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Volume 933: debated on Monday 13 June 1977

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asked the Chancellor of the Exchequer how he accounts for the increased demands on hon. Members' time in relation to the PAYE problems of constituents, to which he refers in his

asked the Chancellor of the Exchequer what were the personal tax allowances in the following years; and what would be the equivalent amounts at current values in 1947–48, 1957–58, 1967–68, and 1976–77.

pursuant to his reply [Official Report, 23rd May 1977; Vol. 932, c. 342], gave the following information:The figures are as follows:circular letter of 20th May to all hon. Members.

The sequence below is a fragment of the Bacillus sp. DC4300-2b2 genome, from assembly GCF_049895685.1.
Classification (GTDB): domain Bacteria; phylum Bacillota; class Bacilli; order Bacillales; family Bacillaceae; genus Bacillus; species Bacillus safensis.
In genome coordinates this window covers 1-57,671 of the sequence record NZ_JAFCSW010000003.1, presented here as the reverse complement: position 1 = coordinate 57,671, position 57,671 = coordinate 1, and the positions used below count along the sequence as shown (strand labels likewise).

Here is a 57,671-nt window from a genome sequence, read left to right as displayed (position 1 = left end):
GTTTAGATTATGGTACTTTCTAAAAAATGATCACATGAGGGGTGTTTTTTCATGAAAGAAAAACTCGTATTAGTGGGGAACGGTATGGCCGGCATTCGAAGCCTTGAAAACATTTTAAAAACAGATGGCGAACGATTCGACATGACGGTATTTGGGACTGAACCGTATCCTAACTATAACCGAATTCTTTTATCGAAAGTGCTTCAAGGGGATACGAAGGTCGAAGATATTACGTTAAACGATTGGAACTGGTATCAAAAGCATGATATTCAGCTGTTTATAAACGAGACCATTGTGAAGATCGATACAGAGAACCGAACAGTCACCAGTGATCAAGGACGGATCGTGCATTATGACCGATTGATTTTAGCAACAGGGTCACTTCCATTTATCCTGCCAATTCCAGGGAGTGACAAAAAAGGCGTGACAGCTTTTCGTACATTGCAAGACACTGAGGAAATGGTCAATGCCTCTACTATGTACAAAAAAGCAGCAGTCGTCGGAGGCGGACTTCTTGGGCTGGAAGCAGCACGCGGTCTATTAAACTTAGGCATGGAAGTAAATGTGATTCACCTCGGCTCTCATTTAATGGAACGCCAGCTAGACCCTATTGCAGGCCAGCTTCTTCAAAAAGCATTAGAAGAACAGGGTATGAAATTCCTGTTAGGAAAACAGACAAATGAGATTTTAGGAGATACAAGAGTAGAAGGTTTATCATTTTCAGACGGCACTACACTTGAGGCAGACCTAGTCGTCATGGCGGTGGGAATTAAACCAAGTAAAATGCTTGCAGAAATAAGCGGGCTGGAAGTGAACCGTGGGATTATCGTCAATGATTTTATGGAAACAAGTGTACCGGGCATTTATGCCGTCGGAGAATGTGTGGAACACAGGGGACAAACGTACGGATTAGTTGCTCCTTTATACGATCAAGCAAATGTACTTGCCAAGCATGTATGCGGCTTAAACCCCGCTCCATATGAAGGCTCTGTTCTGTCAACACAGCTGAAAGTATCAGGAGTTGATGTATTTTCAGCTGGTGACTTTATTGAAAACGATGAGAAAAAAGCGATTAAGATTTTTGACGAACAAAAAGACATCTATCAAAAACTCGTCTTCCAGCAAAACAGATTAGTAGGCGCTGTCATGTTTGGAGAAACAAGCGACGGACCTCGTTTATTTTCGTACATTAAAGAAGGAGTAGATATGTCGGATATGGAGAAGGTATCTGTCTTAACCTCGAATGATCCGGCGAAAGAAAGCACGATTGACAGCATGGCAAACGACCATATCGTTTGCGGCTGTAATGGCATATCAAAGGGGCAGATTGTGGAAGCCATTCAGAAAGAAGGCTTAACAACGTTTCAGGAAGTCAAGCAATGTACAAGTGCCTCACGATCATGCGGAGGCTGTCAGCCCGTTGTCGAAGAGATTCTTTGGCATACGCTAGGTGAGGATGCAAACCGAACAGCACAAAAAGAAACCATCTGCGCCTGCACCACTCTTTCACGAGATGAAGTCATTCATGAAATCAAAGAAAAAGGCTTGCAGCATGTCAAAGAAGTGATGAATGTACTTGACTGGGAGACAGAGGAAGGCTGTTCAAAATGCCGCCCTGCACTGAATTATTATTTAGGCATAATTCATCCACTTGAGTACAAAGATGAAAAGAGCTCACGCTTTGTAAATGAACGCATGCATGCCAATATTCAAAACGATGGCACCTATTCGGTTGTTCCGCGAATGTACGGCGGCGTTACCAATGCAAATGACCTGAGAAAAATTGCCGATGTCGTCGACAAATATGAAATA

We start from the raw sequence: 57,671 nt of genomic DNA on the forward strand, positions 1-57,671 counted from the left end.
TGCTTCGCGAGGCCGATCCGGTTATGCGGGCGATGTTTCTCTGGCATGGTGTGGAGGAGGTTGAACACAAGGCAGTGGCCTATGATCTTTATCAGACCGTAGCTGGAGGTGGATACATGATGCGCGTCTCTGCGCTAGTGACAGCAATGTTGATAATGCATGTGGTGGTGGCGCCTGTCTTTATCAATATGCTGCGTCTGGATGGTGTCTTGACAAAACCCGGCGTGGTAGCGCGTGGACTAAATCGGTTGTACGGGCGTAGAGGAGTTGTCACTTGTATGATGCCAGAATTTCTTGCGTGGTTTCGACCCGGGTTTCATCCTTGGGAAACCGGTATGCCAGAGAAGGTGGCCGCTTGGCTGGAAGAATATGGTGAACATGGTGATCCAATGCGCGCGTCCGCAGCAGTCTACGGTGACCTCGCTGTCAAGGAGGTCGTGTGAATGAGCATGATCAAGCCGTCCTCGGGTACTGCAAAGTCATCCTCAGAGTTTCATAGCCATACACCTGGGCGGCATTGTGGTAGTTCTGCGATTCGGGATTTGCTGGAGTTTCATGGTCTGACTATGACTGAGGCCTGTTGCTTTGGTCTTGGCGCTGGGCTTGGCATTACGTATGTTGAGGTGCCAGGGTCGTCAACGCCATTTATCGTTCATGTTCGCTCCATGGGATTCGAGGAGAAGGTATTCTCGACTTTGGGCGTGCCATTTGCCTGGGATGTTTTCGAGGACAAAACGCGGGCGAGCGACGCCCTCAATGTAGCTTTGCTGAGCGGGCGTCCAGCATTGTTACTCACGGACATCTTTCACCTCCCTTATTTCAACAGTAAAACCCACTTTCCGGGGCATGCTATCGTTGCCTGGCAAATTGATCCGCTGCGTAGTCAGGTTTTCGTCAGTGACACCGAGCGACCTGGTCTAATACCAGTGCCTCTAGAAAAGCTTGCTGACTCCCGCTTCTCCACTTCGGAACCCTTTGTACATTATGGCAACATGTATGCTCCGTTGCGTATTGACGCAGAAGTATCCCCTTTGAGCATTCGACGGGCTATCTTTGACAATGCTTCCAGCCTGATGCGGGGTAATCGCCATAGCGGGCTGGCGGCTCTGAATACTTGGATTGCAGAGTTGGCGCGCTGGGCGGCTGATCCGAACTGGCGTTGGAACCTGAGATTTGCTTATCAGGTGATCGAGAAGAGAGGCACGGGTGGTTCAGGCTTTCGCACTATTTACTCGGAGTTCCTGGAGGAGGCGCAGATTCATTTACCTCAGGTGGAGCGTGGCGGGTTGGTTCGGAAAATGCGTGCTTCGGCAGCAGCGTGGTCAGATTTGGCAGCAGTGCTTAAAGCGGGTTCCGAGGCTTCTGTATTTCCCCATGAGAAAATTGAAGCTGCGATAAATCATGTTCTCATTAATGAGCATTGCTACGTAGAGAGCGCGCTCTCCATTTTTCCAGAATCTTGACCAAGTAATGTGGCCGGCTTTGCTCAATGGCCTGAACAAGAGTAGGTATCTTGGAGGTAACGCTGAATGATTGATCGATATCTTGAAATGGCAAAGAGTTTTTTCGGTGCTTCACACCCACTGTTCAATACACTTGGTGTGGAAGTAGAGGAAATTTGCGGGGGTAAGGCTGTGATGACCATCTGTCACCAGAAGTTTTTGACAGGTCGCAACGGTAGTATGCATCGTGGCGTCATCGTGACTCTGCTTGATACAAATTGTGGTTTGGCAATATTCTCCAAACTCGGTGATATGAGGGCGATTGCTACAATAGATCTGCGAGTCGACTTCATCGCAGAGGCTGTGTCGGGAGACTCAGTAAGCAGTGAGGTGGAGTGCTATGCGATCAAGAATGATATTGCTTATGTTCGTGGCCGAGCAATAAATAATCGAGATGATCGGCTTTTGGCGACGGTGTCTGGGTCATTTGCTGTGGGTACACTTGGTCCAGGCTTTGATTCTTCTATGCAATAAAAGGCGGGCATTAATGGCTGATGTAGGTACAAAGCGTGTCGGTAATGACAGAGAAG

pursuant to his reply [Official Report, 26th May 1977; Vol. 932, c. 566], gave the following information:The circular letter of 20th May does not single out PAYE problems, and I do not know how far they may play a significant part in the increased demands on MPs' time or to what extent the reasons that prompt constituents to seek the help of their MPs may differ in PAYE matters from those in other matters. It is, however, true that the number of cases raised by MPs with Ministers which concern PAYE problems is greater now than it was a year or so ago. These cases very often relate to situations in which PAYE cannot be expected to be entirely accurate—for example, where a taxpayer's liability depends on total income which cannot be established until the end of the tax year, or where a taxpayer has more than one source of income. Pensioners are frequently affected in this way, often find the procedures difficult to understand and form the largest single group of taxpayers whose cases are raised with Ministers.